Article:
fabric, weaving and thread continually emerge but this takes us more deeply into the fractal and polyrhythmic underpinning of the African story than I am qualified to go into - hopefully someone smarter and darker complected than me will take up the subject.
Cotton is by nature raw and unprocessed, as is the thrust of my argument but isn't that what blogs are for? It is apparent when you see such scenes as Coffin Ed and O'Malley's fight backstage at the Apollo, amid the giant blown up photos of Stevie Wonder, Duke Ellington and other luminaries that this is film has more than meets the eye. Add to that the fact that a bale of cotton filled with currency is central to the story about racial exploitation from within. I particularly love the way the cotton narrative is cleaned, combed and refined into the stage act also called "Cotton Comes To Harlem" complete with the mob enforcer intruding in blackface and minstrel show garb.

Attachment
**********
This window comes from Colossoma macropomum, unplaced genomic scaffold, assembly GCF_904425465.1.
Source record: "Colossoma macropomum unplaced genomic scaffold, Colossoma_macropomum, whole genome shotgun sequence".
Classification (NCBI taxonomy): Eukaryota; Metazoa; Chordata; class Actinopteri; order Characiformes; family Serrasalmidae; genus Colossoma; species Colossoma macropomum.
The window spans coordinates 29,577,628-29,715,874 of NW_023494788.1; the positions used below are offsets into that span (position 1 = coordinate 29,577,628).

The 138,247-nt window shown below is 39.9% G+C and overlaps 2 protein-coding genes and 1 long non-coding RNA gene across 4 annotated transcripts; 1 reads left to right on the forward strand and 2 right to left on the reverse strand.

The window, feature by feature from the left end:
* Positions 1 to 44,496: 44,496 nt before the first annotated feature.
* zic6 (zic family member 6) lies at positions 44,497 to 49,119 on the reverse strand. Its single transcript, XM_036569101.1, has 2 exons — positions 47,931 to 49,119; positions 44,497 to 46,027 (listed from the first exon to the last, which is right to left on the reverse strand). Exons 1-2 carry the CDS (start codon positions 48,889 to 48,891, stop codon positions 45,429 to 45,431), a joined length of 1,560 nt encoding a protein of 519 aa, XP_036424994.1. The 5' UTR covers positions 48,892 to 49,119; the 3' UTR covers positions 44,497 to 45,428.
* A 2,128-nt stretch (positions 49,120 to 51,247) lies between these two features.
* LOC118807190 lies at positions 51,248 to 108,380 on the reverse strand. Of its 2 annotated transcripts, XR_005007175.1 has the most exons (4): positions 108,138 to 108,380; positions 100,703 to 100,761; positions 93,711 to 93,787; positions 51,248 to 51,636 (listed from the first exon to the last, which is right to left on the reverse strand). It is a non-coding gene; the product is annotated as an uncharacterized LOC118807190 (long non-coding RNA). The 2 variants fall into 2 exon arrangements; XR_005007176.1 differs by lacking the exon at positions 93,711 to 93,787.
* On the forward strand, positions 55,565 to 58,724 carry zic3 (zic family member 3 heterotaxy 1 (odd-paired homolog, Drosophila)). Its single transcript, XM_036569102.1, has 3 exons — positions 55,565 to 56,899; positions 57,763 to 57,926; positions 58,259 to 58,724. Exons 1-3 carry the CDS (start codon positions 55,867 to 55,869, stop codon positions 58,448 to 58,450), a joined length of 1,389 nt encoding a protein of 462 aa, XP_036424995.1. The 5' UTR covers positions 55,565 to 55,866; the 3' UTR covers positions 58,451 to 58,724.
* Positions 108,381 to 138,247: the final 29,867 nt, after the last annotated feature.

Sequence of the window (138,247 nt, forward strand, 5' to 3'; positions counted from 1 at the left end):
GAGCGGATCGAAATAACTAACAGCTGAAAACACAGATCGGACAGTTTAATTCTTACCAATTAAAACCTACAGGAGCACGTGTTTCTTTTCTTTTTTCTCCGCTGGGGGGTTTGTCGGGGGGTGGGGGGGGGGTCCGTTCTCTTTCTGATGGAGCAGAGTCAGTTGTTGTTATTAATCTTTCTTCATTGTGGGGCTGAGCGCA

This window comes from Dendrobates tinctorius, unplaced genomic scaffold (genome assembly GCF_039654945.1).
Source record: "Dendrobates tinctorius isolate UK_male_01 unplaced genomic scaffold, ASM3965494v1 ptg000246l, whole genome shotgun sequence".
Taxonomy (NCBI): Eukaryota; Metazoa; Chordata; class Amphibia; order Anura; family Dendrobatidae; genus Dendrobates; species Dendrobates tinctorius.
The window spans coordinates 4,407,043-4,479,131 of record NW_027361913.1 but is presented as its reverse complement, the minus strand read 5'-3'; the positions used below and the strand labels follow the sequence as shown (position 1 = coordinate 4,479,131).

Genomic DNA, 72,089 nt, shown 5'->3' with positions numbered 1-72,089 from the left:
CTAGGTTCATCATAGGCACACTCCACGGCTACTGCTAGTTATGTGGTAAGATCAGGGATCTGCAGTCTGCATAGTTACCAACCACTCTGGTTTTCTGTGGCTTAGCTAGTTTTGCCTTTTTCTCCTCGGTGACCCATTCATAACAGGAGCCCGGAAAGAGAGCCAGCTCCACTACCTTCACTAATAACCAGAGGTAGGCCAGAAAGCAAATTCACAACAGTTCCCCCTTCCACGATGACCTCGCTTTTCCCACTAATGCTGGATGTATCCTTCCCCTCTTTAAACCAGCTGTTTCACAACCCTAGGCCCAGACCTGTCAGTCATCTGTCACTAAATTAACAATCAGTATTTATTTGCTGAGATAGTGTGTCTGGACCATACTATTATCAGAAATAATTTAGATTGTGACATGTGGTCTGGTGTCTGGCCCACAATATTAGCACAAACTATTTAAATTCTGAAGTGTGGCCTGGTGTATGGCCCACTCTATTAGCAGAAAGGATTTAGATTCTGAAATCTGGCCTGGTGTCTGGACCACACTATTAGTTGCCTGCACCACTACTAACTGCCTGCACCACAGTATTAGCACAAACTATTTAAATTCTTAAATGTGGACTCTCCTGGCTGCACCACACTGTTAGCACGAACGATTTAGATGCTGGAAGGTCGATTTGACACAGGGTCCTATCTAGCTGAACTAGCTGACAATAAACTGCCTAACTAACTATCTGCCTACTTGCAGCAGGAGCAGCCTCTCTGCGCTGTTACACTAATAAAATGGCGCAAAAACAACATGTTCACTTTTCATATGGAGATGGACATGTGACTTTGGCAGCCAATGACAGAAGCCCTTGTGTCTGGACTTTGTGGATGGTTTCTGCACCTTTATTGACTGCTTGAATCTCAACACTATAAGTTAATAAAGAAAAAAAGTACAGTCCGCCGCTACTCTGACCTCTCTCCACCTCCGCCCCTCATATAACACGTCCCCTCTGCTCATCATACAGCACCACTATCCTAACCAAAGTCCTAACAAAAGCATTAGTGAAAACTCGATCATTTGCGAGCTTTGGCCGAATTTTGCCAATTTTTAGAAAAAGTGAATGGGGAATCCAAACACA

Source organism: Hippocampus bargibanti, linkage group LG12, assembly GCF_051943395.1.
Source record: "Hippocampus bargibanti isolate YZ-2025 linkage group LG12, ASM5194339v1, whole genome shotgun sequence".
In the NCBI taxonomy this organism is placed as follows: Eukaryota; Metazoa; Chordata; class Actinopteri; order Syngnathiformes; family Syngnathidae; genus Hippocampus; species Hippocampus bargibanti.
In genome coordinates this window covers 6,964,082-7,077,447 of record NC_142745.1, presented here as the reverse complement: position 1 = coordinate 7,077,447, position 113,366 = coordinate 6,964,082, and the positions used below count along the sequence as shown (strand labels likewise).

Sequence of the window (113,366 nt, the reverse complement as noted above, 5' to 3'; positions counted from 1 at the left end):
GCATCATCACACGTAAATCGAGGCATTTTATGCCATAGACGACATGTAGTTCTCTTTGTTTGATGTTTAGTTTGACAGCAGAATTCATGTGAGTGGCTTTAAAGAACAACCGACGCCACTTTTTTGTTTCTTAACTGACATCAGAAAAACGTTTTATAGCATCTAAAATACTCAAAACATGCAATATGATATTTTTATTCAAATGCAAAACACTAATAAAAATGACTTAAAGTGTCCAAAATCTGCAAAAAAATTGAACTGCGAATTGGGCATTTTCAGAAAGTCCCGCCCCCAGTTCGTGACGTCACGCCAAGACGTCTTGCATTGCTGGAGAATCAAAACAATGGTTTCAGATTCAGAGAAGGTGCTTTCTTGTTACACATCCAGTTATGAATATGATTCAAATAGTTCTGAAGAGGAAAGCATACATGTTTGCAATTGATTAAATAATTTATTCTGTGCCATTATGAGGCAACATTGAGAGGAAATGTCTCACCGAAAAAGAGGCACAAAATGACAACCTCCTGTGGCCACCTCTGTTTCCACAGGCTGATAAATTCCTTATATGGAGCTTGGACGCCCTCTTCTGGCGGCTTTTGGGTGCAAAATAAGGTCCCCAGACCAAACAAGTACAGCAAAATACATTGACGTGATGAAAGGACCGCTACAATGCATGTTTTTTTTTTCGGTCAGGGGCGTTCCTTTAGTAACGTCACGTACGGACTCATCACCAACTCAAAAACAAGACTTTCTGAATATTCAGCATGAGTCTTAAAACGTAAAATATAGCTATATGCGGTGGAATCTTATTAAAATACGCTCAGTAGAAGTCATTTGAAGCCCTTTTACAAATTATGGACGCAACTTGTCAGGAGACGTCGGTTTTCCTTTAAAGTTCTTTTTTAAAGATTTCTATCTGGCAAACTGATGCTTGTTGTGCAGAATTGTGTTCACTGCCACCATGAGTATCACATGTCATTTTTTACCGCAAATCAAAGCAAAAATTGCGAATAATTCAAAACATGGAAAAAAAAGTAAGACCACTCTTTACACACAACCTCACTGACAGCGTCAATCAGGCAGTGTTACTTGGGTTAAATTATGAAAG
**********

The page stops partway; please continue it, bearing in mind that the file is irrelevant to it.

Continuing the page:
As director, Ossie Davis does a fantastic job with the performers. The tone is all over the place from absurd comedy to serious social commentary, but that is very faithful to the fictional source. It's so unfortunate that Godfrey Cambridge (who always seems to be sharing a joke with the audience) and Raymond St. Jacques (who makes a great tough guy) both died young. Calvin Lockhart has never been better or better-cast as the crooked but undeniably charismatic preacher and it was great that Red Foxx' character got such a cool coda. I am really eager to see the sequel COME BACK CHARLESTON BLUE and read the Chester Himes novels I haven't gotten to yet.